Down & Dirty Articles

Down & Dirty: Bell Peppers

By • October 12, 2012 • 1 Comment

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Recently, we learned all about hot peppers. Today we turn to their mild-mannered cousin, the bell pepper. Crunchy when raw, meltingly sweet when roasted, bell peppers come in a rainbow of colors. And unlike other peppers, which vary in heat depending on factors ranging from their species to the weather, you'll never find a hot bell pepper: due to a recessive gene, they don't produce capsaicin, the chemical that causes spiciness.

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Down & Dirty: Grapes

By • October 5, 2012 • 2 Comments

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How many types of grape are there? If you answered two -- "red" and "white," aka purple and green -- well, you're not the only one. In reality, there are hundreds of grape varieties used in wine-making, but even at the best farmers' markets you'll only find a handful of different types of "table grapes," as the snacking varieties are called.

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Down & Dirty: Hot Peppers

By • September 28, 2012 • 10 Comments

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To the uninitiated, spiciness is binary: just hot or mild. When you look closer, though, you'll find that "spicy" can encompass fruity, meaty, and citrusy flavors. Today we're looking at 9 spicy members of the plant family Capsicum -- hot peppers -- and how they differ from each other.

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Down & Dirty: Radishes

By • September 21, 2012 • 0 Comments

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Radishes -- peppery, perky, and dependable -- are easy to take for granted. They're among the first green vegetables to appear in the spring and one of the last to disappear come winter, so it's easy to pass them up in favor of other more glamorous brassicas, to say nothing of lettuces and nightshades.

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Down & Dirty: Tomatillos

By • August 31, 2012 • 3 Comments

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Although tomatillos are only a distant relation of the tomato -- they're actually in the same genus as cape gooseberries and husk cherries -- it's true that the similarities between the two can't be missed. Their affinity for salsa, for example, or the complex flavors they take on after roasting. After all, they're both members of the nightshade family. But the similarities end there.

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Down & Dirty: Okra

By • August 29, 2012 • 7 Comments

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They're beautiful, they're rich with history, and...they're slimy. For many, memories of okra begin and end with their signature mucilage, caused by the sugars and proteins inside the plant that are activated by heat. (Don't worry: we'll be discussing the best ways to avoid okra's goo. Unless it's gooeyness you're after, of course.)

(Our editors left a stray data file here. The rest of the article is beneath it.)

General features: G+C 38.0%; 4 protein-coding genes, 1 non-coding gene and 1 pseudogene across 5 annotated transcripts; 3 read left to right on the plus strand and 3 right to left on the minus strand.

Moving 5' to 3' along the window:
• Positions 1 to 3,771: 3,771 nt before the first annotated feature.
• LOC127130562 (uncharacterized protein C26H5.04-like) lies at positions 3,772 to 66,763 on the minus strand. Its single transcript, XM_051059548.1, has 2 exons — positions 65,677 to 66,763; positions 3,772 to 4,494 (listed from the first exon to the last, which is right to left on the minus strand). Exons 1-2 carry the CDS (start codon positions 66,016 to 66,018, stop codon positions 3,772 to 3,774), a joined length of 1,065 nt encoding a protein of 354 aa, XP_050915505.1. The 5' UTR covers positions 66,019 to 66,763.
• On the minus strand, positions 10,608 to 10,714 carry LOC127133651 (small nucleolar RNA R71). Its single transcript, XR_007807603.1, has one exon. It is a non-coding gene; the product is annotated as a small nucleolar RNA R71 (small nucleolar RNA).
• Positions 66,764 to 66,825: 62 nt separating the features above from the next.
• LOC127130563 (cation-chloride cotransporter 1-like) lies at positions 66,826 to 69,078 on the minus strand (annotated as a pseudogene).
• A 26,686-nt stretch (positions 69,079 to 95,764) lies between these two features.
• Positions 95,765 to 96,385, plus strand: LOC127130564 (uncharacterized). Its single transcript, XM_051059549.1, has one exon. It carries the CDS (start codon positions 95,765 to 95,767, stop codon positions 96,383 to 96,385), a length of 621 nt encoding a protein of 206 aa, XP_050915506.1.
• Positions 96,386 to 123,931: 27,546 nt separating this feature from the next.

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Down & Dirty: Eggplant

By • August 27, 2012 • 3 Comments

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The nightshades we know best are tomatoes and potatoes, but eggplant has its own rightful spot on the list. Bulbous with waxy, shiny skin, eggplant can be a little daunting -- and that's not mentioning the spikes that can grow on its top stem! Beneath that tough exterior, though, lies creamy white flesh waiting for you to blitz into dip or simmer into sauce. Today we tackle eggplants -- also called aubergines, also called delicious.

 

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Down & Dirty: Corn

By • August 24, 2012 • 0 Comments

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Like tomatoes, corn takes on sacred status in the summer -- we herald its arrival and gobble it up cooked into polenta, salads, soups, and even just on the cob. And like tomatoes, corn isn't exactly what it seems to be. It's a grain, not a vegetable! The corn we know and love is actually harvested far ahead of its starchy, dry mature stage -- think of the dried-out stuff you see at the hardware store or in birdseed that is so different from the fresh, milky, just-picked ears that we crave. Harvested after the kernels have been pollinated but before they reach physiological maturity, corn is late summer's sweetest treat.

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Down & Dirty: Tomatoes

By • August 17, 2012 • 8 Comments

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Tomatoes are the beauty queens of summer: beautiful, a bit high-maintenance, and occasionally prone to bursting. And they're not afraid to break your heart: tomatoes just aren't worth eating in any season but the summer. As red as a hothouse tomato looks, it can't compare to the juicy, intense flavor of a sun-ripened sungold at farmers' market.

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Down & Dirty: Summer Squash

By • August 10, 2012 • 6 Comments

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Summer squash -- from zucchini to pattypans -- get a bad rap. They grow like crazy (what home gardener hasn't discovered a baseball bat-sized squash hiding in their garden in late August?) and produce squash for as long as the weather holds, which means the harvest keeps on coming. Jokes about ditching baskets of zucchini on your hapless neighbors' doorsteps aside, there's a lot to love about the much-maligned cucurbit.

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